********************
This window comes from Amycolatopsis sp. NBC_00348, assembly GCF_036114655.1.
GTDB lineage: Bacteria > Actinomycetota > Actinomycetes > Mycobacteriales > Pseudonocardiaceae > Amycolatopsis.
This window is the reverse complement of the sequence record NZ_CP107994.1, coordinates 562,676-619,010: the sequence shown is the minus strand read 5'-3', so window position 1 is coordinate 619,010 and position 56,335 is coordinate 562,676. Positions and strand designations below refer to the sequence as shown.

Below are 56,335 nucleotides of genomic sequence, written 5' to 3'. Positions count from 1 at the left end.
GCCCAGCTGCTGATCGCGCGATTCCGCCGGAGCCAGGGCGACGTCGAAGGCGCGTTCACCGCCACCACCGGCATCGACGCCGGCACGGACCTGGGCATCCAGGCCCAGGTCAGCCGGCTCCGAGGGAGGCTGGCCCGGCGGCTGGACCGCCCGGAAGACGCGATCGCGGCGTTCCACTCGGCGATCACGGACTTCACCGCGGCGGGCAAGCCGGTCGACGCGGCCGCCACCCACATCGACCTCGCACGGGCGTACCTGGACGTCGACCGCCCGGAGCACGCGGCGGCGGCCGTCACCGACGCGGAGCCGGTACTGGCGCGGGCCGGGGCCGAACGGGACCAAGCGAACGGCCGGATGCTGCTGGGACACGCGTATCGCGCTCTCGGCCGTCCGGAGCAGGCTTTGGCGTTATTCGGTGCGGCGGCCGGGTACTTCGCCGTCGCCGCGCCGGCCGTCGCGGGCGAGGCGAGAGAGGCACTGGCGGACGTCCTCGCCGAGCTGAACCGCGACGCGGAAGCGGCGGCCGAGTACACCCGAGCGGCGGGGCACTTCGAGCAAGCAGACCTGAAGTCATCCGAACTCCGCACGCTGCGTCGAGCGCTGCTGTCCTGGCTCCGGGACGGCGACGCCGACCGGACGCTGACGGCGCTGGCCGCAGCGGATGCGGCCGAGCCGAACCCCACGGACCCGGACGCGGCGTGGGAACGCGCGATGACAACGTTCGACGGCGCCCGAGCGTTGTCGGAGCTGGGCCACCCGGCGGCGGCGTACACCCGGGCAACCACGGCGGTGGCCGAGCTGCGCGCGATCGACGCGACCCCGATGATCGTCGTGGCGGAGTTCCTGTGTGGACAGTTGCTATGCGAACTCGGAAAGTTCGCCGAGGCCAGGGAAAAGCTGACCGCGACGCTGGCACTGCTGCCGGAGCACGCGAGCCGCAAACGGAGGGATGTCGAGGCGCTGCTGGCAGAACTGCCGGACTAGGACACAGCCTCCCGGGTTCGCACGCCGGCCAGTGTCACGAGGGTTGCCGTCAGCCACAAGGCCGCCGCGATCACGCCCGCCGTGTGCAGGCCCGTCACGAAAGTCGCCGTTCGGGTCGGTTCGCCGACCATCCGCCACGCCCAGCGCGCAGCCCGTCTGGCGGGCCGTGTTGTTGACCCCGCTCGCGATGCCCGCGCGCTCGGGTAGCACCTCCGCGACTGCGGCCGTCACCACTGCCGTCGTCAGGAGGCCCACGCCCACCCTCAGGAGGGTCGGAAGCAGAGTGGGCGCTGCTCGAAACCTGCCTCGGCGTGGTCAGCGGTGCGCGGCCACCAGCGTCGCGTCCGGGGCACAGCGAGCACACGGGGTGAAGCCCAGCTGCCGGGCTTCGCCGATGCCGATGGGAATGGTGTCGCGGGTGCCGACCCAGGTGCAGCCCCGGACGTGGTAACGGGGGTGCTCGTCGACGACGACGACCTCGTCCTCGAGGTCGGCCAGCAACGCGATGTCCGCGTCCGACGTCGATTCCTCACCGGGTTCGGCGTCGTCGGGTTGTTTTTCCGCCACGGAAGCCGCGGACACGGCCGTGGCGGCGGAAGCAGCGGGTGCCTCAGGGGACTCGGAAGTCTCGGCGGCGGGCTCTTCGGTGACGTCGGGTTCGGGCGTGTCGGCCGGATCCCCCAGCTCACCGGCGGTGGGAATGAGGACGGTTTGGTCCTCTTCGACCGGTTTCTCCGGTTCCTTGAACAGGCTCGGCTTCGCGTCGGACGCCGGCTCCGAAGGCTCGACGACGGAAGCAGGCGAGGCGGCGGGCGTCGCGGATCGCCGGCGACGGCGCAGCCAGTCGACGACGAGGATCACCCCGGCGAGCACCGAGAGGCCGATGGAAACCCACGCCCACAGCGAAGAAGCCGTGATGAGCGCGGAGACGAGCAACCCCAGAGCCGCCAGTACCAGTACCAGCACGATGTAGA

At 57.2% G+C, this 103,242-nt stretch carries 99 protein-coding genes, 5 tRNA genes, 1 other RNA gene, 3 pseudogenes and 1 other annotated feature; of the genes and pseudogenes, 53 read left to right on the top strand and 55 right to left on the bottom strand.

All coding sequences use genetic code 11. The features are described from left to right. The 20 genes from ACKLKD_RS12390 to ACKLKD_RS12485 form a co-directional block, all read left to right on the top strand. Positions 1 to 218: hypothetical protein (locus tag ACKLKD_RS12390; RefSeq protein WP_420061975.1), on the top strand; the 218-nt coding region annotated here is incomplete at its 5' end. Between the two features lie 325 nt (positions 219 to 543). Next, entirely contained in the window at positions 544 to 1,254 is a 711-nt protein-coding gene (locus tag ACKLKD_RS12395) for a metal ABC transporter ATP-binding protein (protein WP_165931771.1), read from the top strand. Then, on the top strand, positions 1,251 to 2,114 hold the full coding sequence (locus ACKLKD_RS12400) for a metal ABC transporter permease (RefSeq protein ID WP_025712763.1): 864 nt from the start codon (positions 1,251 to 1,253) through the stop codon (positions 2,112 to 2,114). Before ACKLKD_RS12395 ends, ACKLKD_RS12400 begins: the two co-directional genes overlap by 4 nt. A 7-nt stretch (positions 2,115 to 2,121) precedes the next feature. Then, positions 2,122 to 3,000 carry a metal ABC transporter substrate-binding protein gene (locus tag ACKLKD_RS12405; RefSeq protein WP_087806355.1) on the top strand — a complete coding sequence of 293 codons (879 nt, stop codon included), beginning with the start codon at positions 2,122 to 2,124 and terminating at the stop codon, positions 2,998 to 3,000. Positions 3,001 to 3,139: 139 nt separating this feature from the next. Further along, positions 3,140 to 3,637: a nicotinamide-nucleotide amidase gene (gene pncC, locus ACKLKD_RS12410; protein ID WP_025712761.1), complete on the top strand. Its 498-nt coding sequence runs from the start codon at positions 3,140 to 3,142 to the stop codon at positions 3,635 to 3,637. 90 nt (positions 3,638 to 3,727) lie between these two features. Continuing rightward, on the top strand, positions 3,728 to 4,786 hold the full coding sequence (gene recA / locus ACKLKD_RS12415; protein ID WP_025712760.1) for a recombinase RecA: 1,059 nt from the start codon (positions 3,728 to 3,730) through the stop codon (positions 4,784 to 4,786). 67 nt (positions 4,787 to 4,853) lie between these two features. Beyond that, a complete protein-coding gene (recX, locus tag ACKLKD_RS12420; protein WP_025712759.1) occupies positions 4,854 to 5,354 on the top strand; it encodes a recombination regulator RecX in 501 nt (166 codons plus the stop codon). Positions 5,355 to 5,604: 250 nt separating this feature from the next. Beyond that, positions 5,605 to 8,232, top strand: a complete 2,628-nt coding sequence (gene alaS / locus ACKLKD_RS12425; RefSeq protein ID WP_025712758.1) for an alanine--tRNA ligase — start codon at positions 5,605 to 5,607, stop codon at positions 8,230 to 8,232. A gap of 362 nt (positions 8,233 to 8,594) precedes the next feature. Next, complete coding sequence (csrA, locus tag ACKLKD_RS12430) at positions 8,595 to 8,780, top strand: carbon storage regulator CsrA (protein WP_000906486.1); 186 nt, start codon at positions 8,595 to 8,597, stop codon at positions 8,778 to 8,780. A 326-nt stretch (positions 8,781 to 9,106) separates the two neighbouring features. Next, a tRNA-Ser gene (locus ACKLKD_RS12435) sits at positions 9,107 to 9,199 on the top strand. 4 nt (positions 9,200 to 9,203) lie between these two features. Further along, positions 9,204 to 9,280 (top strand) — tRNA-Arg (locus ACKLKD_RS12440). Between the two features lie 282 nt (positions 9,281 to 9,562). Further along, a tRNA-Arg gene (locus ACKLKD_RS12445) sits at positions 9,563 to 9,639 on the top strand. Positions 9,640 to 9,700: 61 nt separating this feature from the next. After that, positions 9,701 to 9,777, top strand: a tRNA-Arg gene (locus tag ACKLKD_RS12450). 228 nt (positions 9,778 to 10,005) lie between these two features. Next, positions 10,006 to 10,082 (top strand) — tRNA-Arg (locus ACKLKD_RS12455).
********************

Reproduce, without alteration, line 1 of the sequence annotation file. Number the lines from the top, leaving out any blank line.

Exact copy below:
This window comes from Amycolatopsis sp. NBC_00348, assembly GCF_036114655.1.